As you may know by now, I am a huge fan of soft washed rind cheese. The history of trappist cheese is always rich with tales of tradition, taking your time and reaping what you sow.
14 Arpents and other cheese by Fromagerie Médard started production in 2006 but the history of the dairy dates back to 1881. As per their website the following is an account of the farms history. “The ancestor of the family, the widow Emilie Claveau Charlevoix, settled with his family on lot # 21 at St. Gedeon in Lac-Saint-Jean. This land was given to him by the state under the law of Honoré Mercier, legislation that was established at the time to populate regions. It included giving $ 100 (an astronomical sum at the time) or 50 acres of land to families with 12 living children and more. That’s when the son of Emilia, (MÉDARD side) cleared the land, constructed buildings and began to cultivate the land.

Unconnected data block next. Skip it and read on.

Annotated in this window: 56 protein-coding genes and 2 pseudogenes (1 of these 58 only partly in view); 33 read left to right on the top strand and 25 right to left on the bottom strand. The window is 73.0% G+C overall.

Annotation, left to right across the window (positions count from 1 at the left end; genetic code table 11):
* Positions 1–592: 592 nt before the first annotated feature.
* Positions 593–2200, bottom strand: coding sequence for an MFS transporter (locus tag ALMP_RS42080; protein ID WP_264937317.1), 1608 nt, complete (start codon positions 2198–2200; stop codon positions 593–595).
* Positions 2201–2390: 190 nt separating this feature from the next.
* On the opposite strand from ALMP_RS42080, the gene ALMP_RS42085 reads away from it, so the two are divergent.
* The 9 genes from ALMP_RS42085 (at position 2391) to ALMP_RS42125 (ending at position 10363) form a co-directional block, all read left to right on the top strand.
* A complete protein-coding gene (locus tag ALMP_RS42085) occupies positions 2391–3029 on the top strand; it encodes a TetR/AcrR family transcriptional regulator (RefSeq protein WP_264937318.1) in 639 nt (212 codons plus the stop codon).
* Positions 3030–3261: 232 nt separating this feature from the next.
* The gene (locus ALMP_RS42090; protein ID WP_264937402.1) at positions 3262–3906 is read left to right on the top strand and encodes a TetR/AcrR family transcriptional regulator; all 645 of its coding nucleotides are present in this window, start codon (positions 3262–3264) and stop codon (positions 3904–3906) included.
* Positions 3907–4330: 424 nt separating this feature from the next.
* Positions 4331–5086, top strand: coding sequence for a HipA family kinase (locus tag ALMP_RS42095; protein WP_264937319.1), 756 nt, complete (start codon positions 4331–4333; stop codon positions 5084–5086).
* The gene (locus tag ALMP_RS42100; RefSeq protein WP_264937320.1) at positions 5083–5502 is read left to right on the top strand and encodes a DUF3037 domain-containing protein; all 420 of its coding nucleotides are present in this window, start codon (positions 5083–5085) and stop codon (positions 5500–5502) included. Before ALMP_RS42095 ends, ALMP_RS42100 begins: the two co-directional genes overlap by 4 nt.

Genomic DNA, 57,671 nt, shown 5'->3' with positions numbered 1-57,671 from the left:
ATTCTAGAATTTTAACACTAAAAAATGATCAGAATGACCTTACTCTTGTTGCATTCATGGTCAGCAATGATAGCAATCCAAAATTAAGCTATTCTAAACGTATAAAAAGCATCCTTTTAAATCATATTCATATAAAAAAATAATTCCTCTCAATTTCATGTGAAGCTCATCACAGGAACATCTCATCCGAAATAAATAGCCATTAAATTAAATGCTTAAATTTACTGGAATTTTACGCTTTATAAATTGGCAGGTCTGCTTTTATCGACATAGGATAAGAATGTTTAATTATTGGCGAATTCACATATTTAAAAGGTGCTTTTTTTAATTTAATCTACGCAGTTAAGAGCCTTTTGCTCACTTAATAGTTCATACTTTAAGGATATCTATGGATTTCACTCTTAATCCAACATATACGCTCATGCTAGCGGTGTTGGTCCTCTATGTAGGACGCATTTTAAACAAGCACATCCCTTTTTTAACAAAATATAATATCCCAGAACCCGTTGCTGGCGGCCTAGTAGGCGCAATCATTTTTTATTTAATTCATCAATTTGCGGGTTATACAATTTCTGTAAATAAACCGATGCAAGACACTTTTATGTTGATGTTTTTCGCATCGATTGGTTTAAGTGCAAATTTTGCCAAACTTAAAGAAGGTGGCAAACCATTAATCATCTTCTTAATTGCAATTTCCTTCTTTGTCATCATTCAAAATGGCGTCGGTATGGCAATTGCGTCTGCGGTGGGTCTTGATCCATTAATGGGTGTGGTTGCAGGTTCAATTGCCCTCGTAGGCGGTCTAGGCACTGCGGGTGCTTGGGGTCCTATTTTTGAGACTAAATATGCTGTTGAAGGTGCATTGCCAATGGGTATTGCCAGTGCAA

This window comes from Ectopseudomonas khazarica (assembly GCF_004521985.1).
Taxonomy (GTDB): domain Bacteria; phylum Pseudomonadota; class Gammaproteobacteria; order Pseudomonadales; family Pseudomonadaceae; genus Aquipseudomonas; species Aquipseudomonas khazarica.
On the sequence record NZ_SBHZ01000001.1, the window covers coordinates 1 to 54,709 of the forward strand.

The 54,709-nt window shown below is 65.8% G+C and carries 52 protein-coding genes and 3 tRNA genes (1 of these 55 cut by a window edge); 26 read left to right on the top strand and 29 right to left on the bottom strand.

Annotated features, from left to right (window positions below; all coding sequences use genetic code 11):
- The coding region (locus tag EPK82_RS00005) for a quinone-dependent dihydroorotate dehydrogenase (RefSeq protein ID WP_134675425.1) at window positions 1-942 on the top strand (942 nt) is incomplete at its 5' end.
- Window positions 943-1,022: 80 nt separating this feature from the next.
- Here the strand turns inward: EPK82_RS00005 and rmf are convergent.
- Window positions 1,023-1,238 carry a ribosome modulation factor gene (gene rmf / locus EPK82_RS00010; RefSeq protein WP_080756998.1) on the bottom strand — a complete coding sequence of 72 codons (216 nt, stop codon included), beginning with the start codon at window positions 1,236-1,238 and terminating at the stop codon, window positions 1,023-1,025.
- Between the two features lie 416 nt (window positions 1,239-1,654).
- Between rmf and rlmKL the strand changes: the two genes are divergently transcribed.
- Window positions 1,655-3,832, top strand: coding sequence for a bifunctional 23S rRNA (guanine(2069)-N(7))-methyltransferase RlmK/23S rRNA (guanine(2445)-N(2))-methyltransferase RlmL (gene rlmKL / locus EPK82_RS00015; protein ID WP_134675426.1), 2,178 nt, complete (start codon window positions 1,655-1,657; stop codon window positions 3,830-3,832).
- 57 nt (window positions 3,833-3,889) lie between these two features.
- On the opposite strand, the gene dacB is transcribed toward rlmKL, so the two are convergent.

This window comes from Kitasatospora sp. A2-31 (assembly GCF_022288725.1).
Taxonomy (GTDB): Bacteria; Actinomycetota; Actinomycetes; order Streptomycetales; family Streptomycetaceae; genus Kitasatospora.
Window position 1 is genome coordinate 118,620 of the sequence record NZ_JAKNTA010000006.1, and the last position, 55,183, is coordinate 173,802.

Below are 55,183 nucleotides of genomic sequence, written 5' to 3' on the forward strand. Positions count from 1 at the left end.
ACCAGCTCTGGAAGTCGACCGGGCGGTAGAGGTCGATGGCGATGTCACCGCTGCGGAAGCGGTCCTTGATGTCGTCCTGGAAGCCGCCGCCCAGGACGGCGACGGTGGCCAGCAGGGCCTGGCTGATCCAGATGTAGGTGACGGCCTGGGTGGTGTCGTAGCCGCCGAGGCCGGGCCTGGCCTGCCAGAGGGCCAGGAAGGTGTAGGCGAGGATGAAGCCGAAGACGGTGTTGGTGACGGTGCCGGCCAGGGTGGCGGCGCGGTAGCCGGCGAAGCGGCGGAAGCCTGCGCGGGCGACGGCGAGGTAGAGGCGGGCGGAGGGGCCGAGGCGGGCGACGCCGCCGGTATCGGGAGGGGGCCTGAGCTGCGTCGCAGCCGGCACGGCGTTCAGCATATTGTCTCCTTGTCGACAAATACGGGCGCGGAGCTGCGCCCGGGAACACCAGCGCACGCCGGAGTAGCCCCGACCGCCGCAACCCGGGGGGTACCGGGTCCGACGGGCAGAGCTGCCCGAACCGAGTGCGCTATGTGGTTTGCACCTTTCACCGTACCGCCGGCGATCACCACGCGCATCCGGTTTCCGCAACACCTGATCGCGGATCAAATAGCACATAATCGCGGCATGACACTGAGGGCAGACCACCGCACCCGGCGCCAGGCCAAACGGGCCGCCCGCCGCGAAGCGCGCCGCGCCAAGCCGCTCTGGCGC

Since, from generation to generation, the farm was transferred from father to son. In 1986, Normand Côté (fifth generation) acquired the title. In 25 years together, Madeleine Normand formed several companies including two farms and a nursery.”
Thankfully, there are still two children in succession who are interested in keeping the cheese making tradition alive because I would really miss this cheese. It has an aroma of baked, fresh white bread, yeast and malt with a super creamy soft paste that ranges from mild nuttiness to light fruity such as pear skin. The picture above does not do justice to the lovely, soft peach coloured rind.
The Médard dairy is located north of Quebec City and welcomes visitors. It’s on my list of places to drop by.